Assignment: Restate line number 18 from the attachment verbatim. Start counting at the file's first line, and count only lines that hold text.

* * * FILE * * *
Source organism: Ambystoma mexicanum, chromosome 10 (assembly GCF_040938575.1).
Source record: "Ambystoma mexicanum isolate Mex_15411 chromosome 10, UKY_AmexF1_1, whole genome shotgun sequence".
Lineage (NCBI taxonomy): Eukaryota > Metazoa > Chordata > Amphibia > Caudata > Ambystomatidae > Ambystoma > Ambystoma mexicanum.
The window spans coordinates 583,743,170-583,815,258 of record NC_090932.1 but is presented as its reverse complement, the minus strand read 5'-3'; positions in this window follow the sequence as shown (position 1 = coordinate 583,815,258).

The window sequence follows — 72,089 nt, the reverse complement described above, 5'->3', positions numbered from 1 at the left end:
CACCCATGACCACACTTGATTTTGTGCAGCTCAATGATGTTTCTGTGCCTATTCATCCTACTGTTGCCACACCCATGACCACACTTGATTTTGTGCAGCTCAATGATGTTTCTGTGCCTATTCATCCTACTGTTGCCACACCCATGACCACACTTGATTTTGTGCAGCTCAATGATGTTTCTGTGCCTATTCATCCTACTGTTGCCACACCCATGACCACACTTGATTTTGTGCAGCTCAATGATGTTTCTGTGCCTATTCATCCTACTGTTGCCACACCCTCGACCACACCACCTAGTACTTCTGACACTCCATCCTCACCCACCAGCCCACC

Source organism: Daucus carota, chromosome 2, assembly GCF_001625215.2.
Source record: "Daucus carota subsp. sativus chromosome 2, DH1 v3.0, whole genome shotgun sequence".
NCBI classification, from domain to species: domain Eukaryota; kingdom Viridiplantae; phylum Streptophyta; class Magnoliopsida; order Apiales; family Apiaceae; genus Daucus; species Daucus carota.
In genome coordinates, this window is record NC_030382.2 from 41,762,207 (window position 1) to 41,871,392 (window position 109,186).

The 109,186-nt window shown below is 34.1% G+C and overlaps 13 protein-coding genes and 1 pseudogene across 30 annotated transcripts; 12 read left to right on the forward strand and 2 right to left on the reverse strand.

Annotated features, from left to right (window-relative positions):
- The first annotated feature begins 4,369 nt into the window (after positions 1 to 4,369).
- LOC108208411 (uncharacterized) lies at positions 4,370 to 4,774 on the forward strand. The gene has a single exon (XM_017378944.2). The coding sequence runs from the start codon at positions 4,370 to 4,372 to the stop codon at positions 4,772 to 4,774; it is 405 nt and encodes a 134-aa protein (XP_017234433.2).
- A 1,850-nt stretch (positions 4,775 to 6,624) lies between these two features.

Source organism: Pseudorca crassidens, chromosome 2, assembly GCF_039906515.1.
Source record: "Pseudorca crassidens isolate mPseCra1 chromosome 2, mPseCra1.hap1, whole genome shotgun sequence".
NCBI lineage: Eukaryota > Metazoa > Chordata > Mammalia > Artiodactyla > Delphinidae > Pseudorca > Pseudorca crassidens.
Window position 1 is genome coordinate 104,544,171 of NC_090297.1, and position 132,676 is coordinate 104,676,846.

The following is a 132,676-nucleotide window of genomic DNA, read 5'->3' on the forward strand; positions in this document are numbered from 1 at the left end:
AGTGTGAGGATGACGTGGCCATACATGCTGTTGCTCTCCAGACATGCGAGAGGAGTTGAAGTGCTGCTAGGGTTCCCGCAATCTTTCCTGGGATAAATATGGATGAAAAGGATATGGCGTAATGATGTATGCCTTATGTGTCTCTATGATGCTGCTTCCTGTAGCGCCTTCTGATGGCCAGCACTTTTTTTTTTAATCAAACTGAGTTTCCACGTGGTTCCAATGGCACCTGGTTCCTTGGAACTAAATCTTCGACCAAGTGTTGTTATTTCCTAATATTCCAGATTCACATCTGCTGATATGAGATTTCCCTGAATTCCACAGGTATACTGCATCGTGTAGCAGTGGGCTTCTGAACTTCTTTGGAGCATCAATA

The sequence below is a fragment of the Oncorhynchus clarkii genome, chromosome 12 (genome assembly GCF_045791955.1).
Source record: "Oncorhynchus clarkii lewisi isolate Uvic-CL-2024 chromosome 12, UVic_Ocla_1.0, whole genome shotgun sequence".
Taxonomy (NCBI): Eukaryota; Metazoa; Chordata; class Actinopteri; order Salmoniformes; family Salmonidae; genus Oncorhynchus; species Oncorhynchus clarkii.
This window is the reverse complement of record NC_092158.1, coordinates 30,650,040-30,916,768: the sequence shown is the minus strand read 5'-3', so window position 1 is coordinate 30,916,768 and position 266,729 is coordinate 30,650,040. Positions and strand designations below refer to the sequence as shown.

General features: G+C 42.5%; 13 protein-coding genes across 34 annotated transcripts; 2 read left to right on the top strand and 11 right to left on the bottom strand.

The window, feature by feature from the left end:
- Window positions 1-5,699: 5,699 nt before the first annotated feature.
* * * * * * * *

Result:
NCBI lineage: Eukaryota > Metazoa > Chordata > Mammalia > Artiodactyla > Delphinidae > Pseudorca > Pseudorca crassidens.